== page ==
Written by Jennifer Hill

January, 2021

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Adding alpha through shorting

In a year when the UK stock market slid 9.8%, the JPM UK Equity Plus long/short fund lost just 8.5% and has added nearly 2% of outperformance per annum since inception.

The fund follows the same strategy as many other JPMorgan UK equity funds in looking for stocks that exhibit value, quality, and momentum with one key difference. Described by JPMorgan as an ‘active extension’ fund, it shorts stocks expected to underperform the market. These typically account for 30% of its gross market exposure. The capital freed up is reinvested to increase long positions in stocks deemed to have outperformance potential to 130%.

‘We’re providing a different source of returns,’ said Citywire +-rated James Illsley, one of the fund’s four managers. ‘We’re still 100% UK. We still give 100% net exposure. But within that we get a lot of alpha from our short book.’

Although the managers do not formally pair trade, the fund has long and short positions within most sectors.


The fund is long Next and short Marks & Spencer. The managers like Next for its strong online offering, quality management team and good allocation of shareholders’ capital, including share buybacks and dividends which has seen the company buy-back nearly two-thirds of its shares since 2000. It boasts a high level of free cash flow  with a forecast free cash-flow yield of more than 5%. Illsley points to its ‘tremendous track record’ and ‘outstanding retail performance’.

By contrast, M&S has struggled to transition to a hybrid high street/online model. It is over-spaced on the high street with too many stores and its earnings have been in decline for years.

‘It’s one of the few large retailers left that we don’t like,’ said Illsley. ‘We keep it under active review – the valuation is low but we’d need to see a turnaround in operational performance [to go long].’


The fund owns Segro and is short NewRiver REIT, which accounts for just 0.1% of the index. Both positions pre-date Covid-19 but have been benefiting handsomely from it.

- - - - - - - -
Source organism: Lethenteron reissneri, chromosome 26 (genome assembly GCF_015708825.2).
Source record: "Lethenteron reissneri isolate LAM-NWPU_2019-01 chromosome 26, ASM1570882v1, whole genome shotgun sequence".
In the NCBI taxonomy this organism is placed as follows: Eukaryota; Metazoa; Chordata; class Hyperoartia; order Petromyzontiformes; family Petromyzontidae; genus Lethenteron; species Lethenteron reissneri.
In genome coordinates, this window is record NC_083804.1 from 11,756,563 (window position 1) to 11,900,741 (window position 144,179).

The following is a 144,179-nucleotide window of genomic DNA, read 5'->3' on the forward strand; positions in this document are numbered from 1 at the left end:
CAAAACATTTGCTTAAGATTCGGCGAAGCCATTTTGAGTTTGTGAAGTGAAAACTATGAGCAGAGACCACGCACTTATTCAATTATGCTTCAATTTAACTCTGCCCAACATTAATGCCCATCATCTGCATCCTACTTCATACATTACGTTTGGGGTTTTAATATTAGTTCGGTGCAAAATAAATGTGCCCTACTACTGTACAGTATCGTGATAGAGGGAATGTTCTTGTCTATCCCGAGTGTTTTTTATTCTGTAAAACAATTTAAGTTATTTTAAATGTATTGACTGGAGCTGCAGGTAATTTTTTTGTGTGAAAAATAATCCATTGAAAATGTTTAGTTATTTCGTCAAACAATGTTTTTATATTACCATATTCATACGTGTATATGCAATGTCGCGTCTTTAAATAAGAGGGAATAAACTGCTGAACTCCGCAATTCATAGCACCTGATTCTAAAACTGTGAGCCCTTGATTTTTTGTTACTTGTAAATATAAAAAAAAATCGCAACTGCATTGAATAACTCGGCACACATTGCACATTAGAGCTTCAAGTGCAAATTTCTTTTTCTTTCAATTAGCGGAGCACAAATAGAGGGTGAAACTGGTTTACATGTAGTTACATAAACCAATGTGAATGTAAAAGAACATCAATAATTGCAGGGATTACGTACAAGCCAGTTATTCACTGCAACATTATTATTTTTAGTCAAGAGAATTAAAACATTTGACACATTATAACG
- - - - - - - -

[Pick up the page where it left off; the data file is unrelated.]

An acceleration in the structural shift from bricks-and-mortar retail to online shopping is buoying warehouse operator Segro. NewRiver owns secondary and tertiary shopping centres, as well as a pub portfolio – among the areas hardest hit by Covid-19.

Although NewRiver’s shares are trading at a discount to its net asset value, Illsley says it will have to sell assets to reduce its debt from a loan-to-value of 48% to a target of 40%.

Travel and leisure

The fund owned International Airlines Group, owner of British Airways and Iberia, at the start of 2020. It reduced the position after Covid-19 was declared a pandemic but added back mid-summer.

It has more liquidity on its balance sheet than its network competitors and has aggressively cut its cost base. Its shares have rocketed following news of successful vaccine trials.

The fund is short Carnival, the cruise ship operator. Its enterprise value has fully recovered despite structural challenges around cruising and a high level of debt, which Illsley reckons it will need to tackle through equity raises.


In its long book, the fund owns Anglo-Australian diversified miner Rio Tinto. Conversely, it does not own Glencore, which accounts for 1.2% of the FTSE All-Share index, so simply not owning it gives a significant enough underweight position.

The iron ore price is surging amid rising demand from China and Rio is a good way of playing that. Production issues at Brazilian competitor Vale are also a boon.

The stock is trading at a relatively low price/earnings (p/e) ratio of 11, the company has a strong balance sheet and analysts are upgrading their earnings estimates. Free cash flow is facilitating dividend payments and the stock yields 5.6%.

Glencore is comparatively more expensive with a p/e of 14. It has more debt on its balance sheet and its commodity mix is biased to coal, where usage is in decline.

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